The growing market of wearable technologies is attracting a lot of interest in the consumer electronics and digital health arenas. Between tech-savvy consumers who want to more accurately monitor their health and rising healthcare costs, the shift to digital health and wearables is a natural outcome. Expertise and creativity could be the difference between a successful product and one collecting dust on a shelf. Here are some important considerations:
Recently people have been talking about the natural evolution of consumer wearables to include “medical grade” wearables and “ther-ables.” This conversation is happening as companies are thinking about how to broaden their markets, differentiate their offerings and improve value propositions. Many of the companies considering the jump to medical grade are currently selling products into the consumer fitness-tracking market. This market is lead by companies like Fitbit (2015, $1.8B revenue, 21.4M units sold) and players in the space are beginning view healthcare as an attractive adjacent market.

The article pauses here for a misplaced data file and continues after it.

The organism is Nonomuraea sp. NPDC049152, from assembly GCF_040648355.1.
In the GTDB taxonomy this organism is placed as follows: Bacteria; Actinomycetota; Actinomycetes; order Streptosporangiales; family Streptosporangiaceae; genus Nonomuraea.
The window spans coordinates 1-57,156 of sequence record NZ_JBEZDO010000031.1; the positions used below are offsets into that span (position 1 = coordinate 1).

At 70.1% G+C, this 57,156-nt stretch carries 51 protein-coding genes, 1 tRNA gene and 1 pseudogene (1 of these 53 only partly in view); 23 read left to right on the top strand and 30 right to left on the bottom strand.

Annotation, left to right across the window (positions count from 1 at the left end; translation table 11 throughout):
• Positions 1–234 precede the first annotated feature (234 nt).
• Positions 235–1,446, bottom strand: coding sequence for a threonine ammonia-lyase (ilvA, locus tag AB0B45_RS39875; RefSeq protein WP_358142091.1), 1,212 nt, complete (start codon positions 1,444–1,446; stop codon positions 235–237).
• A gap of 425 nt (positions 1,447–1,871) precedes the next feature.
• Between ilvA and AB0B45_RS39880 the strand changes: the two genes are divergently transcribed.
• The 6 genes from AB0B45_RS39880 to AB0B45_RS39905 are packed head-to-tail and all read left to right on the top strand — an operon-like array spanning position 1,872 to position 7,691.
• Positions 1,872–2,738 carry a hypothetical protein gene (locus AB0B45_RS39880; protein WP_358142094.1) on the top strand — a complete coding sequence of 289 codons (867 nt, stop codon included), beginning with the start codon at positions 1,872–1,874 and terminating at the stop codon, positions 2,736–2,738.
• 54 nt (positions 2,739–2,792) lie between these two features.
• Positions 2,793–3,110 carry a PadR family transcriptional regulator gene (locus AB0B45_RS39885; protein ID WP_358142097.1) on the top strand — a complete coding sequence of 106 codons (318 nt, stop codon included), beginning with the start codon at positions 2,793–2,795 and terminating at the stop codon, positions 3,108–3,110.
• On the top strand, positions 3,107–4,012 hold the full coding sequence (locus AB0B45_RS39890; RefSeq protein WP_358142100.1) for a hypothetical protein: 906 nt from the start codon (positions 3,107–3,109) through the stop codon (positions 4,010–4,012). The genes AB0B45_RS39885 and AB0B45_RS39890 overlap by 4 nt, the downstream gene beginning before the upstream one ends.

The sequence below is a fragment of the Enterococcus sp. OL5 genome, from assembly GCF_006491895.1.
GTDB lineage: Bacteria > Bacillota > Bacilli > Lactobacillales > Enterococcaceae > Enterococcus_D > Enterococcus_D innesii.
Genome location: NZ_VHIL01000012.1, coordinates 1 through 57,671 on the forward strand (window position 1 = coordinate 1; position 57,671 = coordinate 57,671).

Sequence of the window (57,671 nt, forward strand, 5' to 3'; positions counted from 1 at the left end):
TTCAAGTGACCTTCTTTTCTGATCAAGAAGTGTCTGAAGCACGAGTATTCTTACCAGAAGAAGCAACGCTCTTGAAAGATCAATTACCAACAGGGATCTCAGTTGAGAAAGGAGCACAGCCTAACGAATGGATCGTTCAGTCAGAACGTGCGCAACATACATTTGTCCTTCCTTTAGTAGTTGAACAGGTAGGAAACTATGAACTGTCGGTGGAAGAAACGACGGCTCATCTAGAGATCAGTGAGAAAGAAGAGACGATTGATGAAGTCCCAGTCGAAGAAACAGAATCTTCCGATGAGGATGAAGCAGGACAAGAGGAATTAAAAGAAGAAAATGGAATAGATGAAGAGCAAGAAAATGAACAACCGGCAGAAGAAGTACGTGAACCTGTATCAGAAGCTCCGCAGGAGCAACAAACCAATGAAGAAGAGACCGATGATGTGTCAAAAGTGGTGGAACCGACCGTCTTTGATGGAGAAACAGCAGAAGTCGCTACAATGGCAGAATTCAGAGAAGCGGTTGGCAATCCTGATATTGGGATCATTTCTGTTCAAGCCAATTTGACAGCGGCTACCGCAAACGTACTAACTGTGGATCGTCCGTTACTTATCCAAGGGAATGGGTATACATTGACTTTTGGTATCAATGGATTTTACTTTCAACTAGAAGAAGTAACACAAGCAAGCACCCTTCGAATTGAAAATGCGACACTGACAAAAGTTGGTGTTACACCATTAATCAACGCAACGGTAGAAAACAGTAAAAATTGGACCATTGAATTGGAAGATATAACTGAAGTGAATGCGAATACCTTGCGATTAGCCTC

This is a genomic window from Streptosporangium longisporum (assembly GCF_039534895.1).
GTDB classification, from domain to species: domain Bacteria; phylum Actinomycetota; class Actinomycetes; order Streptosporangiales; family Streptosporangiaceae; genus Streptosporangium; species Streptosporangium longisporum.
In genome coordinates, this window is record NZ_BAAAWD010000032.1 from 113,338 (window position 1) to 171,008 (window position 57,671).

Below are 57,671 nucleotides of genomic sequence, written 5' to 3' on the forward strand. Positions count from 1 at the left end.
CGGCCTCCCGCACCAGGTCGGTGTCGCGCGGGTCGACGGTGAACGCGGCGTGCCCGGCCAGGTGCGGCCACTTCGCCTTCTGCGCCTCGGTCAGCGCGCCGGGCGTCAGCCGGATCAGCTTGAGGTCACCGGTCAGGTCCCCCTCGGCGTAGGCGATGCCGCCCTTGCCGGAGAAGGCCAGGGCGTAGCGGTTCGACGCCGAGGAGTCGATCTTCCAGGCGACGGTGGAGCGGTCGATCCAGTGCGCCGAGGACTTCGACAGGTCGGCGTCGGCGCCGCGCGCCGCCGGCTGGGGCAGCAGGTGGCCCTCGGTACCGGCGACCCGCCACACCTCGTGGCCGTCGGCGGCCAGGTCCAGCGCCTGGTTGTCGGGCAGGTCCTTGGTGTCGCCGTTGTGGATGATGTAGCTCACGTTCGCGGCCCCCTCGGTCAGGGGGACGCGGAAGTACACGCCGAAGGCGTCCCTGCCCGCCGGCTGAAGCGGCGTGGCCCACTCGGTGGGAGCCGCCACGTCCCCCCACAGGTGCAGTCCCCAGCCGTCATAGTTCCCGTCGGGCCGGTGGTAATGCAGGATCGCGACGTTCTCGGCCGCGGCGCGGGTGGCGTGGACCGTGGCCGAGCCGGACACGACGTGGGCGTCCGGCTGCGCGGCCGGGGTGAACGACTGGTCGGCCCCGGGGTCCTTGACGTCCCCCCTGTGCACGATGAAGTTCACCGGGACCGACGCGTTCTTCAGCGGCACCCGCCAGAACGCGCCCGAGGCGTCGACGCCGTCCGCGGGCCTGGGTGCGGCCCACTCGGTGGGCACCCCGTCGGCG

Stratos President Sean MacLeod is challenging Seattle – it’s time to disrupt healthcare’s status quo. In his TEDxTacoma talk entitled “Wearable Devices, Seattle Poised to Disrupt Healthcare,” he noted that, while the potential for wearable health devices is really exciting, at this point they’re a failure.
Stories about how wearable electronics will change our lives appear daily in both industry and mass media. Designers are continually inspired to find solutions for our health, our pets, and even our sexuality.
However, at this point, the only true wearable technology that has seen universal adoption is the smart phone.